And more of these predatory animals seem to be on the move, according to numerous reports. Though they were once hunted to the point of extinction, during the 20th century, the populations of many apex predators — carnivores with few or no predators of their own — rebounded, due, in large part, to endangered-species protections.
"When I was a boy growing up in Florida during the 1950s, alligators were endangered, and I never saw one outside of a zoo or Everglades National Park," Michael Conover, a wildlife management expert at the Berryman Institute, wrote in a 2008 editorial in the journal Human-Wildlife Conflicts. "Today, alligators are abundant throughout the state."
Success breeds conflict
Similar success stories with wolves, bears, cougars and other predators have resulted in human-animal encounters that don't always end well for the human. During one deadly week in 2006, three Florida women were killed and partly eaten by alligators in separate incidents.
The month prior to the alligator attacks, a 6-year-old girl in Tennessee was killed by a black bear, which also injured the girl's mother and her 2-year-old brother. As the population of black bears has grown nationwide, a greater number of bear-human conflicts have been reported. [See Photos of the Black Bears' Return]
And as the number of gray wolves in the United States has soared in recent years, the Department of the Interior may drop the animal's endangered-species status — a move that's setting off howls of protest from conservationists.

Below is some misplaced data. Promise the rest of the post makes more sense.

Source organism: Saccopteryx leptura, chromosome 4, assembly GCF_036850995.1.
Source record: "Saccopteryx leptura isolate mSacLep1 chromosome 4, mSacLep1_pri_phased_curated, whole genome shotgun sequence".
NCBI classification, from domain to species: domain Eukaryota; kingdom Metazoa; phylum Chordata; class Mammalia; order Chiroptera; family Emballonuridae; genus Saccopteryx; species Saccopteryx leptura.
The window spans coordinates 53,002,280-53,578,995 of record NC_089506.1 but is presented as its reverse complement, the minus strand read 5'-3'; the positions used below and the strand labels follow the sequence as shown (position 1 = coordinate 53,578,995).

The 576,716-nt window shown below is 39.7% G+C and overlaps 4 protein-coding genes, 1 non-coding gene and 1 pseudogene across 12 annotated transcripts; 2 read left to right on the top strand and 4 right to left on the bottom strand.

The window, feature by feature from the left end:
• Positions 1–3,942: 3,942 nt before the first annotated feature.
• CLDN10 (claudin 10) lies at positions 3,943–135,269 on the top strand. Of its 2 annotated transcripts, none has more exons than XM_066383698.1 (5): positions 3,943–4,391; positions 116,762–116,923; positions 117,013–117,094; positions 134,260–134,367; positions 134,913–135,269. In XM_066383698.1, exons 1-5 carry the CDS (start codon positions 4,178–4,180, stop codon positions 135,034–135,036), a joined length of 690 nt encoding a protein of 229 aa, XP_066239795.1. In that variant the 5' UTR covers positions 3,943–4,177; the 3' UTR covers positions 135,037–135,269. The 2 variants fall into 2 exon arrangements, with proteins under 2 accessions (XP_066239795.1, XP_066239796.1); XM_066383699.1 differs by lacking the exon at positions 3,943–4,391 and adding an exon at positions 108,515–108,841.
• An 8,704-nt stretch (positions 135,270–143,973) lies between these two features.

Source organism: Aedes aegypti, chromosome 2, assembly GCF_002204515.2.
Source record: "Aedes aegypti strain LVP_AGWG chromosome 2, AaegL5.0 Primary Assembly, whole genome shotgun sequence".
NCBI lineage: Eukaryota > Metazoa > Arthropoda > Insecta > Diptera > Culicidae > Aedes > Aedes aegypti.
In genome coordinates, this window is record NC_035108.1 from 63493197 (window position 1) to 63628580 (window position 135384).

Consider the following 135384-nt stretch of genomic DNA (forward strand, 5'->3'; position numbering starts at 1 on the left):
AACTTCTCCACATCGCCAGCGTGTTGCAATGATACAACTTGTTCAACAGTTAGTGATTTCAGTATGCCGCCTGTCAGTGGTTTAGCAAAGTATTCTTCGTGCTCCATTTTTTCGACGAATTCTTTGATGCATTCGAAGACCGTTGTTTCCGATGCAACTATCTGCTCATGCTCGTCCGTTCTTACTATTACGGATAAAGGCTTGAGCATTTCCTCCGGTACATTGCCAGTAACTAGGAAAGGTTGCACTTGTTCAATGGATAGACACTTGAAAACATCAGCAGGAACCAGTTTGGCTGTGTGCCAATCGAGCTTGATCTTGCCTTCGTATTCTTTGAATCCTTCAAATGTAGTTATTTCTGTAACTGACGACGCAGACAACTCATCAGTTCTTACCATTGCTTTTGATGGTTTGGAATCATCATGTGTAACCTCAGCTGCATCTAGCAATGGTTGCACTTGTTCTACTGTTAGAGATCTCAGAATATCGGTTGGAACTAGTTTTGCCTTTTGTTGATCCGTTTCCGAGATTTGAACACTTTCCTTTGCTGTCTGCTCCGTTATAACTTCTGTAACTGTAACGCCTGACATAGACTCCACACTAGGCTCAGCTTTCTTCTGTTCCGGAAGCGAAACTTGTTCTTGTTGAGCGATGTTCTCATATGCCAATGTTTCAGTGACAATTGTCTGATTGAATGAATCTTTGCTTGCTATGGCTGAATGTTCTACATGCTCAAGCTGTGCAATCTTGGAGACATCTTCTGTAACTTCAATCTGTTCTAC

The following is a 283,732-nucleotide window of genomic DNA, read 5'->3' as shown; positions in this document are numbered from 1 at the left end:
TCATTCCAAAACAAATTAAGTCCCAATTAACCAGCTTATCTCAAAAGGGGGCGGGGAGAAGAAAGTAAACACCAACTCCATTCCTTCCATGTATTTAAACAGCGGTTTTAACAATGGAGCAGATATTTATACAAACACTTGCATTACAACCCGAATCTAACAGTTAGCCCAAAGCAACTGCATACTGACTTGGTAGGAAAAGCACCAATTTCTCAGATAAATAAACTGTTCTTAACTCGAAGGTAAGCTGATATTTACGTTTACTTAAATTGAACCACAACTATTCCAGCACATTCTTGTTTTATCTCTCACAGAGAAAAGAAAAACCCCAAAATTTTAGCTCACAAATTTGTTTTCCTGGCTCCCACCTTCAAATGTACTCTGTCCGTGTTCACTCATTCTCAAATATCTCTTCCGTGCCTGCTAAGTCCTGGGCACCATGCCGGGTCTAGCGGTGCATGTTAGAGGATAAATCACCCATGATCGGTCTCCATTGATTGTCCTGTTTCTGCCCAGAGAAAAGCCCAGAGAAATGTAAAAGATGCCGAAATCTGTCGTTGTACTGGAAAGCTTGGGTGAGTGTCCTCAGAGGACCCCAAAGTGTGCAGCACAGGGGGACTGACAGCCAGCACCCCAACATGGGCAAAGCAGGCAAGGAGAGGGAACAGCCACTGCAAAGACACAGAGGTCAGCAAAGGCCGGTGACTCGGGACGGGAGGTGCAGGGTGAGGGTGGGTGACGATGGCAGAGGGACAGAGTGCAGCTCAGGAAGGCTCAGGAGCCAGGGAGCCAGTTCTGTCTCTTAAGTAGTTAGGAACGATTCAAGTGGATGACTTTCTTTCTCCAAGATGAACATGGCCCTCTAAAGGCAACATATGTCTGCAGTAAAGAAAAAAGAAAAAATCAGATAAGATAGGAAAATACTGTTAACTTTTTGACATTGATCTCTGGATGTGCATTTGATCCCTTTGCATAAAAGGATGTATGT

"As we begin to recover a population of large carnivores, then it becomes a decision that the public has to make about how they're going to interact with them and where they're going to tolerate [these] species," Wildlife Conservation Society scientist Jon Beckmann told Live Science in a 2013 interview.
There are some people who claim that predators can develop a taste for human flesh after trying it once, which may explain why one individual animal is sometimes responsible for several human attacks.
"Since human blood has more salt than animal blood, once wild animals get the taste of salty blood, they do not like other animals like deer," Maheshwor Dhakal, an ecologist at the Department of National Parks and Wildlife Conservation in Nepal, told CNN.
Dhakal was responding to concerns about 15 deaths in Nepal caused by leopard attacks in 2011 and 2012. Most of the victims were children, which is typically the case in wildlife predation of humans — experts have found that the animals generally attack smaller, younger people or those traveling alone or with just one other person.
But the single greatest contributor to animal attacks on humans is probably the encroachment of humans into animal habitat. The population of Florida, for example, has increased from about 6.8 million in 1970 to almost 20 million today. And India currently has 1.2 billion residents and is undergoing rapid development nationwide.
With so much interaction between humans and large wildlife, the two groups are losing their fear of each other.
"Fifty years ago, if somebody saw a wolf, they'd be terrified, and they would go inside and bolt the front door of their house," Conover told CNN. "And now, of course, people travel to Yellowstone National Park to see one, and they get as close as they can to get a good photograph."